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Burhanpur is a hidden jewel in the annals of medieval Indian Architecture. Today a small town in Madhya Pradesh, barely 20 kms from the Maharashtra Border, its history is one battle, conquest and change, interspersed with burst of peace that allowed for a rich aesthetic to flourish. Burhanpur was founded in 1400 AD by the Faruqi King, Nasir Khan, on the northwestern banks of the Tapti. The Faruqis ruled Burhanpur for the next two centuries. In 1600, the Mughal Emperor Akbar captured Burhanpur, and for a century thereafter, until Aurangzeb's death in 1707, it remained integral to Mughal ambitions in the Deccan. The governor of the city was invariably an individual of elevated rank, often a Mughal prince. Asirgarh Fort, on the outskirts of the town, was known as Dakkhan ka Darwaza or the Gateway of the Deccan.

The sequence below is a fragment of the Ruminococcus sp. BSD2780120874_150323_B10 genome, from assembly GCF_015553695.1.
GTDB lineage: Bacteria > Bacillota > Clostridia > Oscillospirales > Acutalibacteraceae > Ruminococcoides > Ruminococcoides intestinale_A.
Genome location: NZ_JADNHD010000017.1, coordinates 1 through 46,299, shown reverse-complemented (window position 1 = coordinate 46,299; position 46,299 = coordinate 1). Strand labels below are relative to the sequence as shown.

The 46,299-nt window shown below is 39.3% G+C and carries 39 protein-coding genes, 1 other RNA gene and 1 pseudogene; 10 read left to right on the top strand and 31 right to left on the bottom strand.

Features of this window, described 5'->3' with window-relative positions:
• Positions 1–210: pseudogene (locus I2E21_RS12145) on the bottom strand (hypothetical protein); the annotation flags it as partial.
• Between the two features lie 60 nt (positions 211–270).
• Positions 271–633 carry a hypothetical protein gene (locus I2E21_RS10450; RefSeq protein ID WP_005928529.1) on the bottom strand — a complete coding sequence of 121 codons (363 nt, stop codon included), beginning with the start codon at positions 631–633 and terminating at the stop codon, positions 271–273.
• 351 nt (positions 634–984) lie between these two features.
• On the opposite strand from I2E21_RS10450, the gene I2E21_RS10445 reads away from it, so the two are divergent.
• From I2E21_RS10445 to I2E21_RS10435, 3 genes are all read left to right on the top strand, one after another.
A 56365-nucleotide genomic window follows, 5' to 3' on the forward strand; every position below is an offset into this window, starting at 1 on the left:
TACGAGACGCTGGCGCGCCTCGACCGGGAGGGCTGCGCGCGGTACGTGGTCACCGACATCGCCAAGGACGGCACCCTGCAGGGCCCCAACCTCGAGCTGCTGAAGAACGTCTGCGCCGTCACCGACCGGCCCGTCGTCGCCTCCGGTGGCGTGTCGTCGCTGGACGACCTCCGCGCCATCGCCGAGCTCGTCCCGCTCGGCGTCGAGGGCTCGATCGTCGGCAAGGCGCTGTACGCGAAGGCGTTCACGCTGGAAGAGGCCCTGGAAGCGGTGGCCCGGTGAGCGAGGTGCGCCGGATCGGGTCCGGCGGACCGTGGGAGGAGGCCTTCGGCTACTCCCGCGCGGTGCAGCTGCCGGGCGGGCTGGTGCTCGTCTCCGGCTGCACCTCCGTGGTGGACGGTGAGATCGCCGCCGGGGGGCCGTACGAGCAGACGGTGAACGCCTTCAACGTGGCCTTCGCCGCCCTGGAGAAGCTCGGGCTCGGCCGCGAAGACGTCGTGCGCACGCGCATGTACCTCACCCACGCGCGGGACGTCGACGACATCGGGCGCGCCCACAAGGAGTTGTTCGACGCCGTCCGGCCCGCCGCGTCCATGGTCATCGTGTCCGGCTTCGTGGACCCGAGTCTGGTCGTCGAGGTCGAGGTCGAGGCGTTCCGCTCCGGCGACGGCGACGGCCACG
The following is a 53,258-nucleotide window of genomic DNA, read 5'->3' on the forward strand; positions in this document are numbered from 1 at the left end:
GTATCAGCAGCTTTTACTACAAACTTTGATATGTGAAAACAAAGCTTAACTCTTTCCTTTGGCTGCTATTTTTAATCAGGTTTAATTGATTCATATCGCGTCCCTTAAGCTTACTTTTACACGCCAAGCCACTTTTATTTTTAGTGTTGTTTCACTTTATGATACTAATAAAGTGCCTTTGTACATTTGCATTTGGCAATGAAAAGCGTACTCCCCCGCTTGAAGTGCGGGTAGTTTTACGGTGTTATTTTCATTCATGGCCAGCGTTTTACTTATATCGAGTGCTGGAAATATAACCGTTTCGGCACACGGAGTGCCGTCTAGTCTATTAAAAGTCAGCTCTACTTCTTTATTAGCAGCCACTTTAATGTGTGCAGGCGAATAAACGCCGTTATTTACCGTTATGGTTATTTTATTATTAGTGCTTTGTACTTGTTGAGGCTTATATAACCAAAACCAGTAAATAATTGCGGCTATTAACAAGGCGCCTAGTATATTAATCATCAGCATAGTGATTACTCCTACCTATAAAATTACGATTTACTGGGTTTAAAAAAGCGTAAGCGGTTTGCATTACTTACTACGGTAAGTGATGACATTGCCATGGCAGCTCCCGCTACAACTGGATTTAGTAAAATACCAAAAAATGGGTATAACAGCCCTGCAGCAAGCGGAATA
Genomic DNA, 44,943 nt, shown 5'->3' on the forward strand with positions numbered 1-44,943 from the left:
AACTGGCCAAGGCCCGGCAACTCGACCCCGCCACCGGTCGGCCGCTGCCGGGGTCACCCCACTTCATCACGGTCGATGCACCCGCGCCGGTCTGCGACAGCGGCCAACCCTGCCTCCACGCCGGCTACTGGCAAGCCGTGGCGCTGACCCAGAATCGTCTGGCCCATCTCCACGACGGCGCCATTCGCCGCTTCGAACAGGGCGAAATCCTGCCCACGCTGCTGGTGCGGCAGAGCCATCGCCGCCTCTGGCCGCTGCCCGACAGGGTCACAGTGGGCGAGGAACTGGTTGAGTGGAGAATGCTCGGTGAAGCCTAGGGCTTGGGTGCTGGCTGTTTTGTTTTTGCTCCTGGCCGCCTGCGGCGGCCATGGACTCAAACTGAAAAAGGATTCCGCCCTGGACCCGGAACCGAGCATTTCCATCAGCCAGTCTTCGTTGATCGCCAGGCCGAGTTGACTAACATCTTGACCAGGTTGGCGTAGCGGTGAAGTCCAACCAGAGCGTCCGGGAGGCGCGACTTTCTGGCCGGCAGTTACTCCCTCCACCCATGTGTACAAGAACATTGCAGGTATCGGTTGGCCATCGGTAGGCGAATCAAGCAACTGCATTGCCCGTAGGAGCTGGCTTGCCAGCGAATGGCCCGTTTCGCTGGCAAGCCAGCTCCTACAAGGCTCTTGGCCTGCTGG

Burhanpur remains a city of great architectural importance, but its fame rests largely as a piligrimage for Bohra Muslims as well as for Sikhs.

Fact/Did you Know :

Shah Jahan & Mumtaz Mahal in Burhanpur: Across the Tapti from Burhanpur is one of its most well known monuments, the Akhukhana, literally "deer park, which was used as a hunting ground during Faruqi and Mughal rule. This is also where Shah Jahan,s most beloved queen, Mumtaz mahal was buried. She died in Burhanpur in 1631 while giving birth to their 14th child, princess Gauhara. The queen's body rested here for several months until it was disinterred and travelled with the Mughal court to Agra – there, later, to find a final home in the glorious Taj Mahal.
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